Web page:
Fighting Irish

1987-90

Dick Rosberg, of Rockingham, North Carolina, campaigned an '87 Trans Am powered by a General Electric J-85 engine. Bill McDaniel did the bulk of the driving. 271 mph known top speed.


Warhawk

1988-89

Richard Smith, of Lenexa, Kansas, owned and drove a 1987 Dodge Daytona powered by a Pratt & Whitney JT-12 engine. 247 mph known top speed.


Heated Desire

1989-90

Jerry Sample, of Rittman, Ohio, owned a drove a jet dragster powered by a General Electric J-85 engine. 281 mph known top speed.


Star Jet

1989-96

George "Bushmaster" Schreiber, of Lakewood, California, campaigned a jet dragster powered by a General Electric J-85 engine. 301 mph known top speed. Click here to see TV coverage of Schreiber and his jet dragster at the 1995 Pro Jet Car Nationals at Atco. Click here to see video footage of the Star Jet at St. Thomas Dragway in 1991.


Flash Fire

1989-92

In his Jet Set stable, Lynn Redeman, of Portland, ran an '89 Dodge Daytona funny car powered by a Westinghouse J-34 engine. Bruce McCombs drove it. 243 mph known top speed.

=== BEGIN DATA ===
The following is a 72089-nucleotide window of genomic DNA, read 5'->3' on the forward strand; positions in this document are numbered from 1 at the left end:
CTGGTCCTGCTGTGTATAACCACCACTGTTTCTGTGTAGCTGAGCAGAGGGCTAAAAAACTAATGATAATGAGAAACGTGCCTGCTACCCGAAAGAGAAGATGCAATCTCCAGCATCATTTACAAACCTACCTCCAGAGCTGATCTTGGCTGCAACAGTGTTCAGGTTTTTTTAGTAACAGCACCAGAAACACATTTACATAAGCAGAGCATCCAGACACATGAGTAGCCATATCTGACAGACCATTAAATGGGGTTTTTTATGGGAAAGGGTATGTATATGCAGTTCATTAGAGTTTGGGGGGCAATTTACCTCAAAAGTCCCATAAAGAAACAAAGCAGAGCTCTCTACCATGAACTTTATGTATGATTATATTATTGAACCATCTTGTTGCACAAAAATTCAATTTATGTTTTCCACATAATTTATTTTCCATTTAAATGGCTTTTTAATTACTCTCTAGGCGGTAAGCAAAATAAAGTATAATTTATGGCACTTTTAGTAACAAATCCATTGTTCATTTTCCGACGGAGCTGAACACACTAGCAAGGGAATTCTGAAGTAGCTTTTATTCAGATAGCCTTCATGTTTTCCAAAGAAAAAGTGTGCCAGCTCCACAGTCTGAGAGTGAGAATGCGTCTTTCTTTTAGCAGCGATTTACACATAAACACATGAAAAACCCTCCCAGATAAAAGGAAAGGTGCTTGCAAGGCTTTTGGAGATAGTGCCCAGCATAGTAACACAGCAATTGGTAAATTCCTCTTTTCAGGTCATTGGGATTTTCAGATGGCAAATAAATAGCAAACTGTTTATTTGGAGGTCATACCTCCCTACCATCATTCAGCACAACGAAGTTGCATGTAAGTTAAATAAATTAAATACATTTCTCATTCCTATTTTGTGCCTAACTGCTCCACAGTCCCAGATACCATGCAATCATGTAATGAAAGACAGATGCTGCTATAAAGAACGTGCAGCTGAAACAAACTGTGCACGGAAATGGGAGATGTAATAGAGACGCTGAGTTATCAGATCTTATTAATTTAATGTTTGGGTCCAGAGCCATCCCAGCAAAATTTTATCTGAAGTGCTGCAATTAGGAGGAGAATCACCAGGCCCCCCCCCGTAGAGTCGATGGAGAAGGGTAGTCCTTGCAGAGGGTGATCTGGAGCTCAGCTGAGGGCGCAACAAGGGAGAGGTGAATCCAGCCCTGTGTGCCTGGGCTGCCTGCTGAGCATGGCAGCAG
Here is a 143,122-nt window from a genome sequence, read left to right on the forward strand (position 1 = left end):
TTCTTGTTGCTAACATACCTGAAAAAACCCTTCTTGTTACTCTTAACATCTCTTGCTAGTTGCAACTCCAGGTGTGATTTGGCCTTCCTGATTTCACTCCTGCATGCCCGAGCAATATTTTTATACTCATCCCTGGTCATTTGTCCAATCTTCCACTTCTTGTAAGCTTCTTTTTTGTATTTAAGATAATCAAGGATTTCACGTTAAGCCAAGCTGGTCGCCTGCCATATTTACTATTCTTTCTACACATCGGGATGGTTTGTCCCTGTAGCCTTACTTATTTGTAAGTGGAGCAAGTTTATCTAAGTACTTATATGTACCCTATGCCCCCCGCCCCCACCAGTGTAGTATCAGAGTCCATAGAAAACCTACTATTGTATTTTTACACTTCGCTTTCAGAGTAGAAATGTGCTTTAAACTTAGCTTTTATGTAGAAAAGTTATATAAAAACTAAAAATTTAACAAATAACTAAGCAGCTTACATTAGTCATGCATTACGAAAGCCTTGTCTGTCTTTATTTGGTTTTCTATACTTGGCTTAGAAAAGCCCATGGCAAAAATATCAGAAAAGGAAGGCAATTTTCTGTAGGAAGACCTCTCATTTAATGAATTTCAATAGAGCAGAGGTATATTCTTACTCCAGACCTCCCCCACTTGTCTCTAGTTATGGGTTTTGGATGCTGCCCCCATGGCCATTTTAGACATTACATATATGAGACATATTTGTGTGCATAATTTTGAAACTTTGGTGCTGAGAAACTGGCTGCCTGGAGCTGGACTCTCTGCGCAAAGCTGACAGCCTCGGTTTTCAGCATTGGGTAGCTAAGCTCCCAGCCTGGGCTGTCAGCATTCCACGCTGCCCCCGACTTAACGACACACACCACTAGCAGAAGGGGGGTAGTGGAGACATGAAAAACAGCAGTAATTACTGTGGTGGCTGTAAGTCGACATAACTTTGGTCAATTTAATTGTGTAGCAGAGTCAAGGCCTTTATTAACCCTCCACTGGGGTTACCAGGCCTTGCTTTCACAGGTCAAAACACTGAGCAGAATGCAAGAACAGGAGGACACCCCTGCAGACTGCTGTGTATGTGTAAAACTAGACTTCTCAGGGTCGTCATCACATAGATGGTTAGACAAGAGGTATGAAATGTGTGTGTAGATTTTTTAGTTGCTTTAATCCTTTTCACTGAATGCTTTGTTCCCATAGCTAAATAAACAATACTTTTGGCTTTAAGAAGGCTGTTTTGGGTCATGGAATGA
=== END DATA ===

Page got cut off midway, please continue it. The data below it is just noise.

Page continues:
Magna Force

1989-94

As a companion to his "Flash Fire" jet funny car, Lynn Redeman, of Portland, ran a similar '89 Dodge Daytona funny car powered by a Westinghouse J-34 engine. 251 mph known top speed.


Kendall Warrior

1989-94

Bob Van Sciver, owner of Atco Raceway, campaigned a '89 Ford T-Bird funny car powered by a General Electric J-85 engine. In 1992, Dick Walshburger set a world jet funny car speed record of 282 mph driving the Kendall Warrior. Walshburger was the man who taught Van Sciver how to drive a jet car.  Click here to see video footage of the Kendall Warrior at the 1989 IHRA Gateway Nationals.  Click here to see the Kendall Warrior running three different times between 1989-92.